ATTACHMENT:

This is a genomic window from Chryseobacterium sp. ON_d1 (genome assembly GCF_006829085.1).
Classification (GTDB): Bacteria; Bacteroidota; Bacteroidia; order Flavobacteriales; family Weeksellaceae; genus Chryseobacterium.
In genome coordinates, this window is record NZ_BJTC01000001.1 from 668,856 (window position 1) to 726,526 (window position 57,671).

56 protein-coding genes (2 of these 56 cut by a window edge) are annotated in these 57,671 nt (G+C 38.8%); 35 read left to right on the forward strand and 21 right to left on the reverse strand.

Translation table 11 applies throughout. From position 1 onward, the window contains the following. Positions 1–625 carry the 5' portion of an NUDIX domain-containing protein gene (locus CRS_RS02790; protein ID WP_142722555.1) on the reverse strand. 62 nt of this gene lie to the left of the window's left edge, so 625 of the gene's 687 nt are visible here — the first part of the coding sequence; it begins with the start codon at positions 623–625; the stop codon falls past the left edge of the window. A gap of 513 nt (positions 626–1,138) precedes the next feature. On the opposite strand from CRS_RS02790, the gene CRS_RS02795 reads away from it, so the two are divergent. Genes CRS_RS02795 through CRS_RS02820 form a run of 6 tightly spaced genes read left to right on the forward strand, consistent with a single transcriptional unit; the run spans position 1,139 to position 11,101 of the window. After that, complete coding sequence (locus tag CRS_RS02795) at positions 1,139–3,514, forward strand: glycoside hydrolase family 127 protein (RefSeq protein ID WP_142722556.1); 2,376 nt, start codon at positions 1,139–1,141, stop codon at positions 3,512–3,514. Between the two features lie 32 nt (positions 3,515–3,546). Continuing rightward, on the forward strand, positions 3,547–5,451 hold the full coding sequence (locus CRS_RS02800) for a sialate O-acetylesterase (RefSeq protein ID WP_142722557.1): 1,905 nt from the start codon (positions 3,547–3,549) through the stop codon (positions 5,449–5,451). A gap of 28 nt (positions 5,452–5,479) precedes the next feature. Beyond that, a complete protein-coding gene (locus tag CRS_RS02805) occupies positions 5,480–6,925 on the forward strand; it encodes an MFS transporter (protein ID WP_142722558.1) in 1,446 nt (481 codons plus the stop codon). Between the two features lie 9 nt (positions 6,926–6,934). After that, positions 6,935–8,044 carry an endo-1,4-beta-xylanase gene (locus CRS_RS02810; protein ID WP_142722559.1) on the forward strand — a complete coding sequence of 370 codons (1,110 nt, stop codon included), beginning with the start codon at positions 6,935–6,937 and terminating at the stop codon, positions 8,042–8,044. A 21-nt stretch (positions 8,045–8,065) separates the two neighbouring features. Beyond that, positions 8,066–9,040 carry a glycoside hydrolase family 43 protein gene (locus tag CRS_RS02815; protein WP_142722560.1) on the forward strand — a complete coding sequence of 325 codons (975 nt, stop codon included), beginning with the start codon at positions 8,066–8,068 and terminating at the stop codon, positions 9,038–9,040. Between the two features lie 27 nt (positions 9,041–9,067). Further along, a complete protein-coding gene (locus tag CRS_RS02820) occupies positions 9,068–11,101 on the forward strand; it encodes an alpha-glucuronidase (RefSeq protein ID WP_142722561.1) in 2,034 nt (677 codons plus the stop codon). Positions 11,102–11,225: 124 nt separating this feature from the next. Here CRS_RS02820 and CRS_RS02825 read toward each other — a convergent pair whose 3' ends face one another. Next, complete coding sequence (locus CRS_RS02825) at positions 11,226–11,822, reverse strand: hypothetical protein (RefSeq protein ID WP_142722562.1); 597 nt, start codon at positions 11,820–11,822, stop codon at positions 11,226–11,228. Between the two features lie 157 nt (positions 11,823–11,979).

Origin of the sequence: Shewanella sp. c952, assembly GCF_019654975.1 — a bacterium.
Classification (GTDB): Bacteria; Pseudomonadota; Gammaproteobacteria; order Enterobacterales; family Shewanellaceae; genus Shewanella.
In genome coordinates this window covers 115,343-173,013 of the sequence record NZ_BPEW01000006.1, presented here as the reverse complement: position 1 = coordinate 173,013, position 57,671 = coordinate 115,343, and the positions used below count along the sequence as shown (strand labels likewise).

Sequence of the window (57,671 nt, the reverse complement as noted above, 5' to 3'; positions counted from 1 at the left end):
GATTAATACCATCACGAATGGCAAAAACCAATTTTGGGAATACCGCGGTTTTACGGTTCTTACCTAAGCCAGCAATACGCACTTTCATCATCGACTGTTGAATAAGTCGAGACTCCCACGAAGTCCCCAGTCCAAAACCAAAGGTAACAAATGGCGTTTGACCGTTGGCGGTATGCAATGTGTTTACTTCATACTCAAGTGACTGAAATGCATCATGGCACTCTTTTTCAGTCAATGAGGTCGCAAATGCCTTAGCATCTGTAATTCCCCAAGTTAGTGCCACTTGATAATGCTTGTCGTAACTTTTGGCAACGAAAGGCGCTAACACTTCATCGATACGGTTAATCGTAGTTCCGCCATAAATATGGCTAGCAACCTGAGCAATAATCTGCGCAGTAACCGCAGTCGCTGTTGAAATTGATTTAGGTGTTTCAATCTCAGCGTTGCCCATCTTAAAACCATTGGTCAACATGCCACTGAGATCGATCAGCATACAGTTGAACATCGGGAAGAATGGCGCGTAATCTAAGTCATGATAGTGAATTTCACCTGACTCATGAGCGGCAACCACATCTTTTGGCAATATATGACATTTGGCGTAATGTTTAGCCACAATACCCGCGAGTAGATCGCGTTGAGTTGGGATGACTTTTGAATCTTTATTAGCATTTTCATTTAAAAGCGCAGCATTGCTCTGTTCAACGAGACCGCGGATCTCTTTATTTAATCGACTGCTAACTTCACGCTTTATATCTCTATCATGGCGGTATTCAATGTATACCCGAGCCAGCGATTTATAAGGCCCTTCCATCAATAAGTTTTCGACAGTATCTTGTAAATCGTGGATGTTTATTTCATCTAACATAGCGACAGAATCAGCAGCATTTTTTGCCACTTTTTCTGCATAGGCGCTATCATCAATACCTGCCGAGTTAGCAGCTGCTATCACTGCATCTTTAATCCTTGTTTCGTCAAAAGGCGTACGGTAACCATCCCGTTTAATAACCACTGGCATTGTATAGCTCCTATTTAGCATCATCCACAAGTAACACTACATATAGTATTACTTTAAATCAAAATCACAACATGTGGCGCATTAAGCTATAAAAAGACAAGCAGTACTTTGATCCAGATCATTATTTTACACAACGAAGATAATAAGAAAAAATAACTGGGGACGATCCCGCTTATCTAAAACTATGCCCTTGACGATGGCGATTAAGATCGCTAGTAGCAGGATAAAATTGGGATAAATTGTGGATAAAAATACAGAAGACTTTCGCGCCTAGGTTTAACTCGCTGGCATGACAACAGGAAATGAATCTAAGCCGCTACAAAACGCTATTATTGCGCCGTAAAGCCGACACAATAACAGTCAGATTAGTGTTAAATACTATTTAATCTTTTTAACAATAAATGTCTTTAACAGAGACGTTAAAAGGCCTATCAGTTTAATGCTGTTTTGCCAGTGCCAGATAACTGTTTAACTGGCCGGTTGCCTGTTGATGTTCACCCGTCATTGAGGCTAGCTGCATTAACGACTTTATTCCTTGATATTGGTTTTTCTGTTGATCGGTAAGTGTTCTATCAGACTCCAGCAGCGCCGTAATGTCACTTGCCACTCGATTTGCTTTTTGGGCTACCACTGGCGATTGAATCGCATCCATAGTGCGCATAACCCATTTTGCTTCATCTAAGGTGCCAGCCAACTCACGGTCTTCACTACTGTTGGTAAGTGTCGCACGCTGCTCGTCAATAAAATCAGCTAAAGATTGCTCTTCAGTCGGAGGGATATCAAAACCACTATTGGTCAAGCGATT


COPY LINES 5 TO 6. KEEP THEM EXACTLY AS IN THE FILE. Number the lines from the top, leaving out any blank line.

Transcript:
Translation table 11 applies throughout. From position 1 onward, the window contains the following. Positions 1–625 carry the 5' portion of an NUDIX domain-containing protein gene (locus CRS_RS02790; protein ID WP_142722555.1) on the reverse strand. 62 nt of this gene lie to the left of the window's left edge, so 625 of the gene's 687 nt are visible here — the first part of the coding sequence; it begins with the start codon at positions 623–625; the stop codon falls past the left edge of the window. A gap of 513 nt (positions 626–1,138) precedes the next feature. On the opposite strand from CRS_RS02790, the gene CRS_RS02795 reads away from it, so the two are divergent. Genes CRS_RS02795 through CRS_RS02820 form a run of 6 tightly spaced genes read left to right on the forward strand, consistent with a single transcriptional unit; the run spans position 1,139 to position 11,101 of the window. After that, complete coding sequence (locus tag CRS_RS02795) at positions 1,139–3,514, forward strand: glycoside hydrolase family 127 protein (RefSeq protein ID WP_142722556.1); 2,376 nt, start codon at positions 1,139–1,141, stop codon at positions 3,512–3,514. Between the two features lie 32 nt (positions 3,515–3,546). Continuing rightward, on the forward strand, positions 3,547–5,451 hold the full coding sequence (locus CRS_RS02800) for a sialate O-acetylesterase (RefSeq protein ID WP_142722557.1): 1,905 nt from the start codon (positions 3,547–3,549) through the stop codon (positions 5,449–5,451). A gap of 28 nt (positions 5,452–5,479) precedes the next feature. Beyond that, a complete protein-coding gene (locus tag CRS_RS02805) occupies positions 5,480–6,925 on the forward strand; it encodes an MFS transporter (protein ID WP_142722558.1) in 1,446 nt (481 codons plus the stop codon). Between the two features lie 9 nt (positions 6,926–6,934). After that, positions 6,935–8,044 carry an endo-1,4-beta-xylanase gene (locus CRS_RS02810; protein ID WP_142722559.1) on the forward strand — a complete coding sequence of 370 codons (1,110 nt, stop codon included), beginning with the start codon at positions 6,935–6,937 and terminating at the stop codon, positions 8,042–8,044. A 21-nt stretch (positions 8,045–8,065) separates the two neighbouring features. Beyond that, positions 8,066–9,040 carry a glycoside hydrolase family 43 protein gene (locus tag CRS_RS02815; protein WP_142722560.1) on the forward strand — a complete coding sequence of 325 codons (975 nt, stop codon included), beginning with the start codon at positions 8,066–8,068 and terminating at the stop codon, positions 9,038–9,040. Between the two features lie 27 nt (positions 9,041–9,067). Further along, a complete protein-coding gene (locus tag CRS_RS02820) occupies positions 9,068–11,101 on the forward strand; it encodes an alpha-glucuronidase (RefSeq protein ID WP_142722561.1) in 2,034 nt (677 codons plus the stop codon). Positions 11,102–11,225: 124 nt separating this feature from the next. Here CRS_RS02820 and CRS_RS02825 read toward each other — a convergent pair whose 3' ends face one another. Next, complete coding sequence (locus CRS_RS02825) at positions 11,226–11,822, reverse strand: hypothetical protein (RefSeq protein ID WP_142722562.1); 597 nt, start codon at positions 11,820–11,822, stop codon at positions 11,226–11,228. Between the two features lie 157 nt (positions 11,823–11,979).

Origin of the sequence: Shewanella sp. c952, assembly GCF_019654975.1 — a bacterium.